University recognised with Queen’s Anniversary Prize
The University has been recognised with a Queen’s Anniversary Prize for Higher and Further Education.
A total of 21 Prizes were announced on 25 November 2021 for the 14th Round of The Queen’s Anniversary Prizes, with the University of Glasgow awarded a Prize for its MRC-UofG Centre for Virus Research's advanced virology research to combat diseases such as Hepatitis C and dengue, and leading expertise in the secure handling of samples and testing antivirals.
The Queen’s Anniversary Prizes recognise outstanding work by UK colleges and universities that shows quality and innovation and delivers real benefit to the wider world and public through education and training. The Prizes are the highest national Honour awarded in UK further and higher education. Prizes are granted by The Queen every two years.
Prof Sir Anton Muscatelli, Principal of the University, said: “The University is honoured and thrilled to be the recipient of one of the Queen’s Anniversary Prizes, in recognition of the work of our MRC University of Glasgow Centre for Virus Research (CVR). Over the past decade, the CVR has made vital steps to further our understanding of viruses, and since the COVID-19 pandemic began, the Centre has been at the forefront of the response, in Scotland, the UK and beyond.
“Our world-changing scientists have not only produced research with far-reaching global impacts, furthering our knowledge of SARS-CoV-2; they’ve also worked quickly to contribute to outputs that have immediately supported the UK’s response to the pandemic. The University is truly honoured to have these efforts recognised, and on behalf of the University of Glasgow, I congratulate the entire team at the CVR on this richly-deserved recognition.
“This heartening news means that the University of Glasgow has been successful in three of the past five rounds of the Prizes, and I am proud of colleagues right across the University who have played a part in this success.”
Prof Iain McInnes, Vice Principal and Head of the College of MVLS at the University of Glasgow, said: “It is an incredible honour for MRC-University of Glasgow Centre for Virus Research to be recognised with a Queen’s Anniversary Prize, and I’m sincerely proud of all my colleagues involved in this achievement.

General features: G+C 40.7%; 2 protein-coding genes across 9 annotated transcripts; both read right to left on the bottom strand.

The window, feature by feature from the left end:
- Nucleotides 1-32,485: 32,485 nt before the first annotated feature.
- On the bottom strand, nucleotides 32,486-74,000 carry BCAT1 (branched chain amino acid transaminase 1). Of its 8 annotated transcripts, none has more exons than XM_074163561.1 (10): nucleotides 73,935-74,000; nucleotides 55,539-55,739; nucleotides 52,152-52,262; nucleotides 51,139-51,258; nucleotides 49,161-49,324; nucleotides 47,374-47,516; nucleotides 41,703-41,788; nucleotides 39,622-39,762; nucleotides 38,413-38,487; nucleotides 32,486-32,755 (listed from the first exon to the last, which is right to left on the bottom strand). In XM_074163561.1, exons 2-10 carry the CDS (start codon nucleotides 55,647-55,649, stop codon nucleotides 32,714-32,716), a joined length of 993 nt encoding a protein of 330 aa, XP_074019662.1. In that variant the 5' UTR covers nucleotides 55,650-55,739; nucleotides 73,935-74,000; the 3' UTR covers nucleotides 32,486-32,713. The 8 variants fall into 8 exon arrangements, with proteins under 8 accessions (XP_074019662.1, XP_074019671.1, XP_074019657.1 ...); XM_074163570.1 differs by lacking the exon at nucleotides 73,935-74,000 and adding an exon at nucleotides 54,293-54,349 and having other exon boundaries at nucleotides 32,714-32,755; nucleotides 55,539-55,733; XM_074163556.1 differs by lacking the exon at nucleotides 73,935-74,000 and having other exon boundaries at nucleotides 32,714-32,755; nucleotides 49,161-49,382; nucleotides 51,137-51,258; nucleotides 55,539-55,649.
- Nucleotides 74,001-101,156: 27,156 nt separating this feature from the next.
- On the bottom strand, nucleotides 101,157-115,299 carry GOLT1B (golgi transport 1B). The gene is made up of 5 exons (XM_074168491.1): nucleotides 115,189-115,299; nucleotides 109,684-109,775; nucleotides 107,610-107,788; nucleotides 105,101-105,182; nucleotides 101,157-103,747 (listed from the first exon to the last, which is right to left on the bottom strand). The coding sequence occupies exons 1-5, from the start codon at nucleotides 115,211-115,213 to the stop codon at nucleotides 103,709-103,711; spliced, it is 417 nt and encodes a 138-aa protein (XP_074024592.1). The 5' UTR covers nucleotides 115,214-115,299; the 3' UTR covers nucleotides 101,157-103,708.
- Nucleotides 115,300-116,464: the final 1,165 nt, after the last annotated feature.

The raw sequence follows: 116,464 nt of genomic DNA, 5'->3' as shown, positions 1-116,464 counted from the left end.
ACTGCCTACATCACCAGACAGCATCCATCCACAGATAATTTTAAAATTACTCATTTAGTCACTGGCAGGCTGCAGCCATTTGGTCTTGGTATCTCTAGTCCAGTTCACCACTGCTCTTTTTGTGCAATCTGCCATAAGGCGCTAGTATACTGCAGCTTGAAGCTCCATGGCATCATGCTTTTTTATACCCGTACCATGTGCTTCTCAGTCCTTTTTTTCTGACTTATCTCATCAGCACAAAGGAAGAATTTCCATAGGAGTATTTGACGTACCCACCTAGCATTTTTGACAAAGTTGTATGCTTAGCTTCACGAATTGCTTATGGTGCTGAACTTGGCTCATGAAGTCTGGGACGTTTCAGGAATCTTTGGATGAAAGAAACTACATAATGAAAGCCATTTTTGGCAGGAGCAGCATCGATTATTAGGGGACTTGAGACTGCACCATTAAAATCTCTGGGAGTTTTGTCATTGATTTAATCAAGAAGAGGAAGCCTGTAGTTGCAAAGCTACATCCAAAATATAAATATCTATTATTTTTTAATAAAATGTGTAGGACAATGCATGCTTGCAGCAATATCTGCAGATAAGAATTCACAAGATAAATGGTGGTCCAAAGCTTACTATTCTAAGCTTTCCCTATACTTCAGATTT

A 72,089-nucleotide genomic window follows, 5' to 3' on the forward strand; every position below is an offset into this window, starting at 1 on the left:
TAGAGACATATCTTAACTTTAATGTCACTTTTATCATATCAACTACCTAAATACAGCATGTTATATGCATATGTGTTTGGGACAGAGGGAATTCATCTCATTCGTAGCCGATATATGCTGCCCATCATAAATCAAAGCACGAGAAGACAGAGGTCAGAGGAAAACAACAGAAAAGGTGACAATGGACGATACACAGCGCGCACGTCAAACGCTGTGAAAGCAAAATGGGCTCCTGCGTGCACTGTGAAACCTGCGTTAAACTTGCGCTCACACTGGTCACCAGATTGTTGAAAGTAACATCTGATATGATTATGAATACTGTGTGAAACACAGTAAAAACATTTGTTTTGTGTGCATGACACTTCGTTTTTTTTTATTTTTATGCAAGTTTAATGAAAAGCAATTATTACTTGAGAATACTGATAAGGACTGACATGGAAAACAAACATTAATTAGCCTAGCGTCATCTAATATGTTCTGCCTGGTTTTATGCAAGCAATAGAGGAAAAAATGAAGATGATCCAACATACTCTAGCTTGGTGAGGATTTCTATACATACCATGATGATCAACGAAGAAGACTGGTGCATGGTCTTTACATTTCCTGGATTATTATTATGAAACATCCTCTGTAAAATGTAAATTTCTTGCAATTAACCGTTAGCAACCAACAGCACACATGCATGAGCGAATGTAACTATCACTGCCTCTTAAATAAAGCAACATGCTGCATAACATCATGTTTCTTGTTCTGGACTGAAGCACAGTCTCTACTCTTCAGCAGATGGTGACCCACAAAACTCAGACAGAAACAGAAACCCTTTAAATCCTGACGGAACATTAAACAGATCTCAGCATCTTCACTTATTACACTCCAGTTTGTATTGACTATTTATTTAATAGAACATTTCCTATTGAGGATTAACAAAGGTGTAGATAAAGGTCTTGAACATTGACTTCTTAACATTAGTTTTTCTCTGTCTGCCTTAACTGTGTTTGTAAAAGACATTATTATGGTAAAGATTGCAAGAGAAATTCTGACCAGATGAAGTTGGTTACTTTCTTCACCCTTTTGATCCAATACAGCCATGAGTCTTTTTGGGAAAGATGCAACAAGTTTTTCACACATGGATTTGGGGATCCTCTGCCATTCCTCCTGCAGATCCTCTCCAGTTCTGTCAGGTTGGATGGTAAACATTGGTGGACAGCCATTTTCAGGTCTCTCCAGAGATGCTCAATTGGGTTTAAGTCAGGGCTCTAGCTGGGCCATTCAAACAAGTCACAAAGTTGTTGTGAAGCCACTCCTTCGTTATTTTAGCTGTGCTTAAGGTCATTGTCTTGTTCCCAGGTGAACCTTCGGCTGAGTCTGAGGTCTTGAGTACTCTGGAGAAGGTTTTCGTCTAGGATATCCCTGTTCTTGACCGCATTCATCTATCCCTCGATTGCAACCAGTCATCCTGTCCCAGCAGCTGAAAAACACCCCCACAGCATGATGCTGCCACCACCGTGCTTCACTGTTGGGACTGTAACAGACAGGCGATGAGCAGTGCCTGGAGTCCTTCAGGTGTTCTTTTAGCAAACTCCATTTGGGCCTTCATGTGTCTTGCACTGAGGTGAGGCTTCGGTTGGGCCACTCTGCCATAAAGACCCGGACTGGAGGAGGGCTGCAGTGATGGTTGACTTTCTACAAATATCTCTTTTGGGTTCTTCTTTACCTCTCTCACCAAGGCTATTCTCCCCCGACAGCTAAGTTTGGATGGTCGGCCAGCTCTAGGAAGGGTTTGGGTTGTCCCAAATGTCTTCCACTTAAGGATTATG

“Since the pandemic began, the University has pivoted much of its research efforts towards responding to the challenges posed by COVID-19, and the CVR has been at the heart of this, with the Centre redirecting all its resources to the study of SARS-CoV-2 by February 2020. The Centre’s immediate and far-reaching impacts since then have contributed to public health efforts at home and across the world. I offer my heartiest congratulations to the entire team at the CVR for their exemplary and ongoing response to the global health emergency.”
Prof Massimo Palmarini, Director of the MRC-University of Glasgow Centre for Virus Research, said: “I am extremely grateful to the Royal Anniversary Trust for recognising the efforts and contributions of the MRC-University of Glasgow Centre for Virus Research towards excellence, innovation and public benefit in virus research.
“This award is testament to the hard work and dedication of the whole CVR community over many years, underpinned by our collaborative partnerships and the long-term support and investment from the Medical Research Council (MRC) and the University of Glasgow.”
The Queen’s Anniversary Prize scheme is unique in the Honours system in that it provides valuable external recognition to the institution as a whole, irrespective of the particular subject selected for the entry. The entry therefore represents the whole university or college, which then has freedom to turn this recognition to its future advantage.
This, the 14th round (2020-2022) is currently being celebrated, with the Prize-winners due to receive their awards at a ceremony at Buckingham Palace in February 2022. A total of 296 Prizes have been awarded since the start of the scheme.
The Prizes are managed by The Royal Anniversary Trust, which is an independent charity. The Trust was established in 1990 to create a national programme of educational activities and other events marking the 40th anniversary of The Queen’s accession in 1992 and in appreciation of her many years of service as Head of State.
First published: 26 November 2021